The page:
Event related potential (ERP) evidence for selective impairment of verbal recollection in abstinent recreational methylenedioxymethamphetamine (“Ecstasy”)/polydrug users

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Ecstasy is a recreational drug whose active ingredient, 3,4-methylenedioxymethamphetamine (MDMA), acts predominantly on the serotonergic system. Although MDMA is known to be neurotoxic in animals, the long-term effects of recreational Ecstasy use in humans remain controversial but one commonly reported consequence is mild cognitive impairment particularly affecting verbal episodic memory. Although event-related potentials (ERPs) have made significant contributions to our understanding of human memory processes, until now they have not been applied to study the long-term effects of Ecstasy. The aim of this study was to examine the effects of past Ecstasy use on recognition memory for both verbal and non-verbal stimuli using ERPs.
We compared the ERPs of 15 Ecstasy/polydrug users with those of 14 cannabis users and 13 non-illicit drug users as controls.
Despite equivalent memory performance, Ecstasy/polydrug users showed an attenuated late positivity over left parietal scalp sites, a component associated with the specific memory process of recollection.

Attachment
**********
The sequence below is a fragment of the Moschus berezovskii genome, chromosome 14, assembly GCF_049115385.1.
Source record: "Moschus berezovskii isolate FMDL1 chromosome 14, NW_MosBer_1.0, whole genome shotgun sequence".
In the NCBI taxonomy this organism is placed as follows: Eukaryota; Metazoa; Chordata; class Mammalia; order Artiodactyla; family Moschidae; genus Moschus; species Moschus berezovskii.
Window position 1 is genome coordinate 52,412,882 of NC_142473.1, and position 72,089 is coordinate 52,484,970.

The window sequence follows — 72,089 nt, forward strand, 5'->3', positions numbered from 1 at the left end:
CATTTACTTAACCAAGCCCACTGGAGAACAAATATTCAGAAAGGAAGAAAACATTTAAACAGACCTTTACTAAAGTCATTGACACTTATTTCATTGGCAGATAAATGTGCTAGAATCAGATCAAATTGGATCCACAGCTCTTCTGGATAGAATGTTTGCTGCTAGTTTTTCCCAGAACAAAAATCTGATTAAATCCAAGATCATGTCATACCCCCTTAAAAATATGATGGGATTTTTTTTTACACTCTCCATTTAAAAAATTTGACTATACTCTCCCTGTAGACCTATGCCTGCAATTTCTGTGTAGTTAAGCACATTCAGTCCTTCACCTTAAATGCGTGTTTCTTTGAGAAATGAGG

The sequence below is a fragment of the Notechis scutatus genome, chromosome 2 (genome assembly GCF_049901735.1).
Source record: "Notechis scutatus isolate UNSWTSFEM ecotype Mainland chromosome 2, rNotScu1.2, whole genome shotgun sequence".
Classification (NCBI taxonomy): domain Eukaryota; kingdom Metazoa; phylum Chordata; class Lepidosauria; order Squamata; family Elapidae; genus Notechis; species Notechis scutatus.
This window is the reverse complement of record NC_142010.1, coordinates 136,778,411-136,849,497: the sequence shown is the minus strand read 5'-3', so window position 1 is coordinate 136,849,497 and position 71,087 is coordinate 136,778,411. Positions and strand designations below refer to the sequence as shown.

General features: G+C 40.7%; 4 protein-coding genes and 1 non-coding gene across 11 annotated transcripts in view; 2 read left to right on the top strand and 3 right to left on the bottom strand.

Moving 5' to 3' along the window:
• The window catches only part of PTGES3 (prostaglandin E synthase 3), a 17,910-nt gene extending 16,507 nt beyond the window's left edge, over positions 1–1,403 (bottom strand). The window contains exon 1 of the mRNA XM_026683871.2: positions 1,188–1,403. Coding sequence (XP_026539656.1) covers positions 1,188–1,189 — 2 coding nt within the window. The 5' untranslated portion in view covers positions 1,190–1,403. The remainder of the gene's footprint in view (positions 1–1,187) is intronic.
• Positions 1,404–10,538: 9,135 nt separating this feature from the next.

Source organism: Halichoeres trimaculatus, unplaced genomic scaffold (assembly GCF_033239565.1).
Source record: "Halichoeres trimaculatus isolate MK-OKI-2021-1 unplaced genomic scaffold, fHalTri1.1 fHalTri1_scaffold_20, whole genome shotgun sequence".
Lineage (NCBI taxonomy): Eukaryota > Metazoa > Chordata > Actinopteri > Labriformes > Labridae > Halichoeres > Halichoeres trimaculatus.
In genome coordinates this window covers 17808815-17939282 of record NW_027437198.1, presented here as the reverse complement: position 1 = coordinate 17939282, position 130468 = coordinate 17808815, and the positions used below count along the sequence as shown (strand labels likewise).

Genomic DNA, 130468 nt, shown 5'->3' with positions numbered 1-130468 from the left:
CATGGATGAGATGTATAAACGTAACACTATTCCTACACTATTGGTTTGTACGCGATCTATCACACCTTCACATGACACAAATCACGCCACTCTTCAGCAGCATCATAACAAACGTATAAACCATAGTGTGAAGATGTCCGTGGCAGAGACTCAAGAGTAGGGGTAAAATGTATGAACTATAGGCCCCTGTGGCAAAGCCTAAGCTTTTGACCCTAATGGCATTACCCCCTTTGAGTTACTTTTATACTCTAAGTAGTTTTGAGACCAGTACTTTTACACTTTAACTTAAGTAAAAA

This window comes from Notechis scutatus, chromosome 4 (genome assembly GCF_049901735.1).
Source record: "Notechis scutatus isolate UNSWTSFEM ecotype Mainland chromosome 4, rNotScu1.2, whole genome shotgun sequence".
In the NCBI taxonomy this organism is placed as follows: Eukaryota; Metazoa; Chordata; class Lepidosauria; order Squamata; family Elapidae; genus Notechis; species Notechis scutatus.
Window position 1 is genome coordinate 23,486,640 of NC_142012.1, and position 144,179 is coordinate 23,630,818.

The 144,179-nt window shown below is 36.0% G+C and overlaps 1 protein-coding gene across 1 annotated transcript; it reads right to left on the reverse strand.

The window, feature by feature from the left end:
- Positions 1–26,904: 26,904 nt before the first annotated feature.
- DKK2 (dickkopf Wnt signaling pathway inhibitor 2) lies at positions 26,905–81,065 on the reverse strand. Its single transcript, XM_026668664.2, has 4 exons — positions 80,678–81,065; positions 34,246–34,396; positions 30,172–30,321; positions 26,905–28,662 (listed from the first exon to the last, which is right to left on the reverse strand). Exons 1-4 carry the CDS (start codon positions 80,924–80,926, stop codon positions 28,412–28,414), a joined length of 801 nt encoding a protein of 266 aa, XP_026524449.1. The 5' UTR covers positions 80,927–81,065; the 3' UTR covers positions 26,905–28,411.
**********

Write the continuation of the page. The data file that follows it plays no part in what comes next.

This effect was only found in the word recognition task which is consistent with evidence that left hemisphere cognitive functions are disproportionately affected by Ecstasy, probably because the serotonergic system is laterally asymmetrical. Experimentally, decreasing central serotonergic activity through acute tryptophan depletion also selectively impairs recollection, and this too suggests the importance of the serotonergic system. Overall, our results suggest that Ecstasy users, who also use a wide range of other drugs, show a durable abnormality in a specific ERP component thought to be associated with recollection.


Original languageEnglish
Pages (from-to)545-556
Number of pages12
Issue number4
Early online date10 Mar 2011
Publication statusPublished - Aug 2011


  • MDMA, ecstasy, memory, event-related potentials, serotonin

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